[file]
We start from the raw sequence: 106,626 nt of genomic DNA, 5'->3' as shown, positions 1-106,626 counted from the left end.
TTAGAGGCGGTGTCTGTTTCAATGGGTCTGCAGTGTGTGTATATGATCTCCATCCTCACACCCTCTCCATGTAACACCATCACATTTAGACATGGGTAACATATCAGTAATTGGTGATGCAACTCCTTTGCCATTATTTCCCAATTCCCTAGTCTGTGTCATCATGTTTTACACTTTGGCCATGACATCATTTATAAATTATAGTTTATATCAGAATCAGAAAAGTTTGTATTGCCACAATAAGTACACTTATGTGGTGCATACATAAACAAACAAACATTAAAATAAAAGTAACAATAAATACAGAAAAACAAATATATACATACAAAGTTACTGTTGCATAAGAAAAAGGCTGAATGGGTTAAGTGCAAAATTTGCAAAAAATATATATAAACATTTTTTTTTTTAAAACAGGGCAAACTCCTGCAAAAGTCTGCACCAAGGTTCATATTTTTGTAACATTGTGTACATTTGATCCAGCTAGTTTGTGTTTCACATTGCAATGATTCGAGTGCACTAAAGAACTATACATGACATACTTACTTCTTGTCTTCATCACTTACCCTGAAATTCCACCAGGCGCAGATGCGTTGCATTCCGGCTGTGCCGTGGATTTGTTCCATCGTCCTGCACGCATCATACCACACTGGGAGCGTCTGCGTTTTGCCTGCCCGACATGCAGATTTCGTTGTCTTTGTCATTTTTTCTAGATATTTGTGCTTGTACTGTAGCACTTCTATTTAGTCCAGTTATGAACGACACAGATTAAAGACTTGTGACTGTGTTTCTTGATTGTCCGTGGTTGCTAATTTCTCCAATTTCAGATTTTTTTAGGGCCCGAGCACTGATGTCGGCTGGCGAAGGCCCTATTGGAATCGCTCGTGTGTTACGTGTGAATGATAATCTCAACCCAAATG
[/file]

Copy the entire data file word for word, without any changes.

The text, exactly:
We start from the raw sequence: 106,626 nt of genomic DNA, 5'->3' as shown, positions 1-106,626 counted from the left end.
TTAGAGGCGGTGTCTGTTTCAATGGGTCTGCAGTGTGTGTATATGATCTCCATCCTCACACCCTCTCCATGTAACACCATCACATTTAGACATGGGTAACATATCAGTAATTGGTGATGCAACTCCTTTGCCATTATTTCCCAATTCCCTAGTCTGTGTCATCATGTTTTACACTTTGGCCATGACATCATTTATAAATTATAGTTTATATCAGAATCAGAAAAGTTTGTATTGCCACAATAAGTACACTTATGTGGTGCATACATAAACAAACAAACATTAAAATAAAAGTAACAATAAATACAGAAAAACAAATATATACATACAAAGTTACTGTTGCATAAGAAAAAGGCTGAATGGGTTAAGTGCAAAATTTGCAAAAAATATATATAAACATTTTTTTTTTTAAAACAGGGCAAACTCCTGCAAAAGTCTGCACCAAGGTTCATATTTTTGTAACATTGTGTACATTTGATCCAGCTAGTTTGTGTTTCACATTGCAATGATTCGAGTGCACTAAAGAACTATACATGACATACTTACTTCTTGTCTTCATCACTTACCCTGAAATTCCACCAGGCGCAGATGCGTTGCATTCCGGCTGTGCCGTGGATTTGTTCCATCGTCCTGCACGCATCATACCACACTGGGAGCGTCTGCGTTTTGCCTGCCCGACATGCAGATTTCGTTGTCTTTGTCATTTTTTCTAGATATTTGTGCTTGTACTGTAGCACTTCTATTTAGTCCAGTTATGAACGACACAGATTAAAGACTTGTGACTGTGTTTCTTGATTGTCCGTGGTTGCTAATTTCTCCAATTTCAGATTTTTTTAGGGCCCGAGCACTGATGTCGGCTGGCGAAGGCCCTATTGGAATCGCTCGTGTGTTACGTGTGAATGATAATCTCAACCCAAATG